Ussher's work is now used to support Young Earth Creationism, which holds that the universe was created thousands of years ago (rather than billions). But while calculating the date of the Creation is today considered a fringe activity, in Ussher's time such a calculation was still regarded as an important task, one also attempted by many Post-Reformation scholars, such as Joseph Justus Scaliger and physicist Isaac Newton.

Ussher's chronology represented a considerable feat of scholarship: it demanded great depth of learning in what was then known of ancient history, including the rise of the Persians, Greeks and Romans, as well as expertise in the Bible, biblical languages, astronomy, ancient calendars and chronology. Ussher's account of historical events for which he had multiple sources other than the Bible is usually in close agreement with modern accounts – for example, he placed the death of Alexander in 323 BC and that of Julius Caesar in 44 BC. Ussher's last biblical co-ordinate was the Babylonian king Nebuchadnezzar II, and beyond this point, he had to rely on other considerations. Faced with inconsistent texts of the Torah, each with a different number of years between the Genesis flood narrative and Creation, Ussher chose the Masoretic version, which claims an unbroken history of careful transcription stretching back centuries – but his choice was confirmed for him, because it placed Creation exactly four thousand years before 4 BC, the generally accepted date for the Nativity of Jesus; moreover, he calculated, Solomon's Temple was completed in the year 3000 from creation, so that there were exactly 1,000 years from the temple to Jesus, who was thought to be the 'fulfilment' of the Temple.[17]


James Ussher's reported last words were "O Lord forgive me, especially my sins of omission"

In 1655, Ussher published his last book, De Graeca Septuaginta Interpretum Versione, the first serious examination of the Septuagint, discussing its accuracy as compared with the Hebrew text of the Old Testament. In 1656, he went to stay in the Countess of Peterborough's house in Reigate, Surrey. On 19 March, he felt a sharp pain in his side after supper and took to his bed. His symptoms seem to have been those of a severe internal haemorrhage. Two days later he died, aged 75. His last words were reported as: "O Lord, forgive me, especially my sins of omission". His body was embalmed and was to have been buried in Reigate, but at Oliver Cromwell's insistence he was given a state funeral on 17 April and was buried in the chapel of St Erasmus in Westminster Abbey.[18]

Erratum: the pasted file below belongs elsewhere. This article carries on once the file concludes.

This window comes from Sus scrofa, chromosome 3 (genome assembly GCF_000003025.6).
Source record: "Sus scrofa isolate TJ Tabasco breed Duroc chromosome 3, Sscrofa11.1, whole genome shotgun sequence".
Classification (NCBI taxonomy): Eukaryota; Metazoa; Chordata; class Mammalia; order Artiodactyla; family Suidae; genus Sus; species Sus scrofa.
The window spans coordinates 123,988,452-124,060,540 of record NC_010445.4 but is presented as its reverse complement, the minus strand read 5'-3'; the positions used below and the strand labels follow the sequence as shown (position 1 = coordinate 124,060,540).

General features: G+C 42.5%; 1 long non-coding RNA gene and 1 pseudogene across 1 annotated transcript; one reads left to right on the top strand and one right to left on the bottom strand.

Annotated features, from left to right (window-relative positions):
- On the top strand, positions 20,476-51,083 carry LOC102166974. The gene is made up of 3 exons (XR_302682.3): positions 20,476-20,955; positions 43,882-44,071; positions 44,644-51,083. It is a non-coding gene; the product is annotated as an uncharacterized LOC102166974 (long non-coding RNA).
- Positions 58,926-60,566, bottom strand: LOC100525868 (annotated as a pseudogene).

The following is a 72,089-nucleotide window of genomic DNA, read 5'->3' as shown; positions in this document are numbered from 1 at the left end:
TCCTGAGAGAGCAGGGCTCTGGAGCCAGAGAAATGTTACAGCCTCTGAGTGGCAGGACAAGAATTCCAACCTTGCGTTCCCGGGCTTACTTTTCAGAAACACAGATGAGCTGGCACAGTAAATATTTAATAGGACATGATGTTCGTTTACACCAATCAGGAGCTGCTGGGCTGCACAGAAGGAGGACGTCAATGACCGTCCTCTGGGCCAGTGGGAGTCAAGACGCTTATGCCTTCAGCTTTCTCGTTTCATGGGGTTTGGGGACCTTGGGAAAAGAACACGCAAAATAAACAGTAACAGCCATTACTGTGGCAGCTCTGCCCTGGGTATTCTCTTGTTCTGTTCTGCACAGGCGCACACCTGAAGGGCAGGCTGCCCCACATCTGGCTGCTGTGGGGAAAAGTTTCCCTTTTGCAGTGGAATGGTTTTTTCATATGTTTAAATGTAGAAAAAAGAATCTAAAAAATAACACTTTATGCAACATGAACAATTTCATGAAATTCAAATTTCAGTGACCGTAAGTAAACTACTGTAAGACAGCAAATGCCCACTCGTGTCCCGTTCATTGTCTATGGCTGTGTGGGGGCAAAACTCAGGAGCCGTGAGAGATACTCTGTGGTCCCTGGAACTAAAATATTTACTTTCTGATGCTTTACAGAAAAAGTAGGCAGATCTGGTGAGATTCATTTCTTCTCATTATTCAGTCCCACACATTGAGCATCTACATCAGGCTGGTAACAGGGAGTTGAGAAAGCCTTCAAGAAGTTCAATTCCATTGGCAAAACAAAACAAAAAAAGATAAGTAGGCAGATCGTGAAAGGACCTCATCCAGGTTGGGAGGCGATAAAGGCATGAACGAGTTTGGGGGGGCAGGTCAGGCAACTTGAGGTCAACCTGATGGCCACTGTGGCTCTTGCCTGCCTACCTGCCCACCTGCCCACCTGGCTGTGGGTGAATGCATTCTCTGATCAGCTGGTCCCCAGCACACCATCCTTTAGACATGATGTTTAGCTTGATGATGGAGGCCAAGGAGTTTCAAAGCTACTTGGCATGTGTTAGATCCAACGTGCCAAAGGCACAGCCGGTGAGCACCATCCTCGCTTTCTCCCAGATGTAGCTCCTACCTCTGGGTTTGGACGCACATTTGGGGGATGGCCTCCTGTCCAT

• Elrington, Charles Richard, ed. (1847), The Whole Works of the Most Rev. James Ussher, D.D., vol. I, Dublin: Hodges and Smith – The Life of James Ussher, D.D.
  • Elrington, Charles Richard, ed. (1847), The Whole Works of the Most Rev. James Ussher, D.D., vol. II, Dublin: Hodges and Smith – incl. De Christianorum Ecclesiarum Successione et Statu historica Explicatio (1613)
  • Elrington, Charles Richard, ed. (1847), The Whole Works of the Most Rev. James Ussher, D.D., vol. III, Dublin: Hodges and Smith – An Answer to a Challenge made by a Jesuit in Ireland
  • Elrington, Charles Richard, ed. (1847), The Whole Works of the Most Rev. James Ussher, D.D., vol. IV, Dublin: Hodges and Smith – incl. Gotteschalci et Praedestinatione Controversiae abeomotae Historia (1631); Veterum Epistolarum Hibernicarum Sylloge (1632)
  • Elrington, Charles Richard, ed. (1847), The Whole Works of the Most Rev. James Ussher, D.D., vol. V, Dublin: Hodges and Smith – Brittanicarum Ecclesiarum Antiquitates; caput I–XIII (1639)
  • Elrington, Charles Richard, ed. (1847), The Whole Works of the Most Rev. James Ussher, D.D., vol. VI, Dublin: Hodges and Smith – Brittanicarum Ecclesiarum Antiquitates; caput XIV–XVII (1639)